Entire Oregon Coast now closed to mussel harvesting due to marine toxins

Oregon Department of Agriculture Press Release
The Oregon Department of Agriculture has extended the area closed to recreational mussel harvesting to include the entire coast, from the mouth of the Columbia River to the California border. The closure is due to elevated levels of paralytic shellfish poisoning or PSP toxins and includes mussels on all beaches, rocks, jetties, and at the entrance to bays along the Oregon Coast.

Coastal scallops are not affected by this closure when only the adductor muscle is eaten. The consumption of whole recreationally harvested scallops is not recommended.
Commercial shellfish products remain safe for consumers. Samples taken from commercial markets show no PSP levels at this time.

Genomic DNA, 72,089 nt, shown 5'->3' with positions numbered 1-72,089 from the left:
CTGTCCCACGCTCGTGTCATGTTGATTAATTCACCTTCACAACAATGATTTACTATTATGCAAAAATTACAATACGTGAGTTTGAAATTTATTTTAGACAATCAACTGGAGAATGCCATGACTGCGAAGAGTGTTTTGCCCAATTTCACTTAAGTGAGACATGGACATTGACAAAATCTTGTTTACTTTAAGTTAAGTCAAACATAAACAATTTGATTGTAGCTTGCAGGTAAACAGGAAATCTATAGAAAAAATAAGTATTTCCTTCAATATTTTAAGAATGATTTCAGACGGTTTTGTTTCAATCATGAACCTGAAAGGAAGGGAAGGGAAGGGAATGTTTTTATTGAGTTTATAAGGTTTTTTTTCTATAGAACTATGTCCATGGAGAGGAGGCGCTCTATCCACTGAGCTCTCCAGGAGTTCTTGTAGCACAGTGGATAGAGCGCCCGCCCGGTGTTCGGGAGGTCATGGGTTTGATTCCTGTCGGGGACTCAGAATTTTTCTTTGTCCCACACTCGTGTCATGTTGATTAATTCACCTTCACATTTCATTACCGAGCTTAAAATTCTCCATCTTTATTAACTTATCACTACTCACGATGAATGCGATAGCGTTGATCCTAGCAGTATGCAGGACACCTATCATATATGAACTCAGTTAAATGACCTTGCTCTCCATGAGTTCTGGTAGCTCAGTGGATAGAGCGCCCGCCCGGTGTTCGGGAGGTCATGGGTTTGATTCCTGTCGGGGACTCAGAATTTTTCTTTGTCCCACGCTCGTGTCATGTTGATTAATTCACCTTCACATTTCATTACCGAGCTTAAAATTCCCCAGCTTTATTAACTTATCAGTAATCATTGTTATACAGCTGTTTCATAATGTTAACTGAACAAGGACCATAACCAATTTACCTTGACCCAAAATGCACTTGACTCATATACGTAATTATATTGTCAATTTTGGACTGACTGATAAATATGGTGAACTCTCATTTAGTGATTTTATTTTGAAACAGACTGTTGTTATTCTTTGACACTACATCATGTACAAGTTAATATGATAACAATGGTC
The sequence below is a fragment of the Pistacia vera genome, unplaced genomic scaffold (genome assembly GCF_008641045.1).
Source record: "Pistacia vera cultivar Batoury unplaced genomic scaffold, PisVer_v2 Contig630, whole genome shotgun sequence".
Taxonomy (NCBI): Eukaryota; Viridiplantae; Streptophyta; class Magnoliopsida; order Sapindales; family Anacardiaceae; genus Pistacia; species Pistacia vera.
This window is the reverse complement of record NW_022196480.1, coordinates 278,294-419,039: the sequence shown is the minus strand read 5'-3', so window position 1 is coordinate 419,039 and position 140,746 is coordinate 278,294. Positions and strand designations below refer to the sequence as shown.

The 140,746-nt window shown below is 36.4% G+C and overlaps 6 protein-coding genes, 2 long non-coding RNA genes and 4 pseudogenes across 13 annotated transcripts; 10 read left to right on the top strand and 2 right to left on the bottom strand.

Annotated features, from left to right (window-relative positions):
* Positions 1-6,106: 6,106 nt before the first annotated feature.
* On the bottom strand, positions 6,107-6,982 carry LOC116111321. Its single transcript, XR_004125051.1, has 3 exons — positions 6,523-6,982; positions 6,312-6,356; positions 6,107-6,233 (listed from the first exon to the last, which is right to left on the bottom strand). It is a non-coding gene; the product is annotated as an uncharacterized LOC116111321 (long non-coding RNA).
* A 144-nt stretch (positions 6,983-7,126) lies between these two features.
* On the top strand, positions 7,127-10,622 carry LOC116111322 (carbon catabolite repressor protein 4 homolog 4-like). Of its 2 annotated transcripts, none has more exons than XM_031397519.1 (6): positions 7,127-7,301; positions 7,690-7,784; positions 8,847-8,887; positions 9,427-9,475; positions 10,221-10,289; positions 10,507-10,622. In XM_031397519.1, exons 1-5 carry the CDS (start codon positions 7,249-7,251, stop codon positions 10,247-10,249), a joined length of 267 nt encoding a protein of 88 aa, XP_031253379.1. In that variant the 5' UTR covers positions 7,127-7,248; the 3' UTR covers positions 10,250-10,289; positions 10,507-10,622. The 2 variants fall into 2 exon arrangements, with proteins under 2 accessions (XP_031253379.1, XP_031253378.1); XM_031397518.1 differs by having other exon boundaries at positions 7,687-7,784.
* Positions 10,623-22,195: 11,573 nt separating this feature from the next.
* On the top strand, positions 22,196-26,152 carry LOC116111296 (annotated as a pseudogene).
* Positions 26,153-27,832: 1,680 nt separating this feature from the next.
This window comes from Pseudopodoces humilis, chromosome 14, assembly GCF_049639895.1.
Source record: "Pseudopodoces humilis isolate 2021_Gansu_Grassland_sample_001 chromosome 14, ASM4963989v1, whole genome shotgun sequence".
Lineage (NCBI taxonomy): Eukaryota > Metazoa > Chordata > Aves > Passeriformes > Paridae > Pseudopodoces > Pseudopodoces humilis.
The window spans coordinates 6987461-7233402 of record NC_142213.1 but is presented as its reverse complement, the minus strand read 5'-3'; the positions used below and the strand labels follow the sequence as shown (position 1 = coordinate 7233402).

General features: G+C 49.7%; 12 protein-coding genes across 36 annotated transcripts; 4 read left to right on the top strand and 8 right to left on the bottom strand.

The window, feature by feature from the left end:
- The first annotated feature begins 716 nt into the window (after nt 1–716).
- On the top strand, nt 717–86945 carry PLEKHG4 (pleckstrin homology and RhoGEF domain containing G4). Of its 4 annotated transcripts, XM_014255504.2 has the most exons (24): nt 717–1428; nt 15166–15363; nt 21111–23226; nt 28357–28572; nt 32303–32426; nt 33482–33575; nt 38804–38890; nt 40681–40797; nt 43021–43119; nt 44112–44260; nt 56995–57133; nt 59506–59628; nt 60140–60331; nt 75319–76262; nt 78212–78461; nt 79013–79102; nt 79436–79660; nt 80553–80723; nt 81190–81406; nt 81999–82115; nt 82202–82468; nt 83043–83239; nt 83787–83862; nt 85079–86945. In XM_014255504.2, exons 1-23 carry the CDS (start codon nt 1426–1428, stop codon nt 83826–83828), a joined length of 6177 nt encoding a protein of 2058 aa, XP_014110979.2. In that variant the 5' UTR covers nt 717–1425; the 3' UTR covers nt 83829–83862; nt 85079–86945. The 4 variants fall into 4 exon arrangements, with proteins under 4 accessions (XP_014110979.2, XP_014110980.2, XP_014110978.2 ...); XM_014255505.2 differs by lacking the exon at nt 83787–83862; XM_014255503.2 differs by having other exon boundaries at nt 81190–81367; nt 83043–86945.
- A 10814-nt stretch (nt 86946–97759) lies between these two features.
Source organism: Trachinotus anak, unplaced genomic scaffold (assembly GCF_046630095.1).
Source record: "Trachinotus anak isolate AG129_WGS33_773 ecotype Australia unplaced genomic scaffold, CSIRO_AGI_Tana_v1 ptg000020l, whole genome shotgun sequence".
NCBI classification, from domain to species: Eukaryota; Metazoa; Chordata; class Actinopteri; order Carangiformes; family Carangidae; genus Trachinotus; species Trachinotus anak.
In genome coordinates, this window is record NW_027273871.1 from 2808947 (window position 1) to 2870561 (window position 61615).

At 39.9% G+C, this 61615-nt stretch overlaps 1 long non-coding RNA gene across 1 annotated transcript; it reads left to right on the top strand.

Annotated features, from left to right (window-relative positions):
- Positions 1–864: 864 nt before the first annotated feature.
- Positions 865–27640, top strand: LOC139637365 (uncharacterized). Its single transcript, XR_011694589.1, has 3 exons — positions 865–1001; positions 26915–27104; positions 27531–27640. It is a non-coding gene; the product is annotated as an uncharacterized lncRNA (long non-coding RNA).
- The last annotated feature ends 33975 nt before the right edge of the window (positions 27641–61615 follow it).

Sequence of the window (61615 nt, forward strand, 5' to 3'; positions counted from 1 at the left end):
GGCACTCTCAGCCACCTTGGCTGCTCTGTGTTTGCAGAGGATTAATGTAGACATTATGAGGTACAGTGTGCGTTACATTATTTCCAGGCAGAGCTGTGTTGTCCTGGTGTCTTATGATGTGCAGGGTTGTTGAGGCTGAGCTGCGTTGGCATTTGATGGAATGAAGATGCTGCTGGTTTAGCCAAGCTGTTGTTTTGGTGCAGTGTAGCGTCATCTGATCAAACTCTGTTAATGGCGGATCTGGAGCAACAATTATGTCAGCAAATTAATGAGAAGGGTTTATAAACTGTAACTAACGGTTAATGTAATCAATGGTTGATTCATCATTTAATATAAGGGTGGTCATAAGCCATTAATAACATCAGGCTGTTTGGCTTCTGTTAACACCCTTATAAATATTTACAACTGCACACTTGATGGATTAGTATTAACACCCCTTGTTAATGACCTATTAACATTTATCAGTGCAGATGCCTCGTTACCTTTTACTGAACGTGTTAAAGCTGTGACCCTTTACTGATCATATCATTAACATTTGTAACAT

Shellfish contaminated with PSP toxins can cause minor to severe illness or even death. The symptoms usually begin with tingling of the mouth and tongue. Severe poisoning can result in dizziness, numbness and tingling in the arms and legs, paralysis of the arms and legs, and paralysis of the muscles used for breathing. Shellfish toxins are produced by algae and usually originate in the ocean.

ODA will continue to test for shellfish toxins weekly, as tides permit. Reopening of an area requires two consecutive tests in the safe range.

For more information, call ODA’s shellfish safety information hotline at (800) 448-2474, the Food Safety Division at (503) 986-4720 or visit the ODA shellfish closures Web page.

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